Cinema can be a powerful tool.
It can uplift broken communities as seen in the race-films of the 1920’s, or be used to dehumanize the powerless so callously and artistically expressed in DW Griffith’s epic…
Unlike Birth and others like it, there were no destructive stereotypes portrayed by white actors in black-face seen in the silent feature Within Our Gates.
Rather, the director Oscar Micheaux (pronounced Me-Show), employed influential black artists of the time who crafted scenes of honesty, dignity and affection.
Emerging within motion pictures we’re stories about African-Americans seen through the lens of black filmmakers.
Oscar Micheaux used the screen to show his audience a greater world.
By creating intelligent and independent lead roles for women and men, he served to end the hideous caricatures rife within America.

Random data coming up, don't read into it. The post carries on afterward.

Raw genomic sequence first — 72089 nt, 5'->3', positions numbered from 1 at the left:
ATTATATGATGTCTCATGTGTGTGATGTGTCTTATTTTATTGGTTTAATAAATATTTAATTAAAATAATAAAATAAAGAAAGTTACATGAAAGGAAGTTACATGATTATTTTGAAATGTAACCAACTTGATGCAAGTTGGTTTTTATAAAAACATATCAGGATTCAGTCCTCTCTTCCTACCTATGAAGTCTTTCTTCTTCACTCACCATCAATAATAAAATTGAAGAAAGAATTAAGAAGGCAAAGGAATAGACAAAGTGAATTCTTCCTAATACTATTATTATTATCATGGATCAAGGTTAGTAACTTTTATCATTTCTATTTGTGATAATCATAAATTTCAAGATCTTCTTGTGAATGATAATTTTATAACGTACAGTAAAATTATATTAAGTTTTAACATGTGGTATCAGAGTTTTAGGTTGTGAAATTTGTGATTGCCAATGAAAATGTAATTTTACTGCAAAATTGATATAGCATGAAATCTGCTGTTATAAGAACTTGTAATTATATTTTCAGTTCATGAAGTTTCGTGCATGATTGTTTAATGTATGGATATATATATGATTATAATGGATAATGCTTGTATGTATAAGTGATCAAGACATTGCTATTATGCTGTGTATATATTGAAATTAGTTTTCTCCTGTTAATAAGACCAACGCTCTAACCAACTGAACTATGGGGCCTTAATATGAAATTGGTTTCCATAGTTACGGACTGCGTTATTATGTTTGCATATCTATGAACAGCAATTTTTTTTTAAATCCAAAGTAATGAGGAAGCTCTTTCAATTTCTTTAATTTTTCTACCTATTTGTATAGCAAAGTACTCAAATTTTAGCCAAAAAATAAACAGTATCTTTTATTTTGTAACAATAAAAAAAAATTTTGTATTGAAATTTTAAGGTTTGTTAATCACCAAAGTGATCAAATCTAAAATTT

Many artists stood as great advocates for the abolishment of ignorance.
Micheaux’s writing explored characters who broke free from destructive chains of oppression through hard work, perseverance and education.
Although under-financed the integrity of his films were never compromised. As a director he rarely attempted to boast scenes of technical hoorah because that’s not the point of social commentary.
This is an inspiring example of story being used with compassion to critique negative behavior and drive forth positive change.
I don’t pretend to understand the discouragement a young Oscar faced while trying to be heard as an ambitious filmmaker, but I believe he was driven by an unflinching belief in the potential of cinema.
The lesson Oscar Micheaux and artists like him leave behind is this –
If the movies being made don’t reflect what you love about cinema, pick up a camera and be the change you want to see in the world.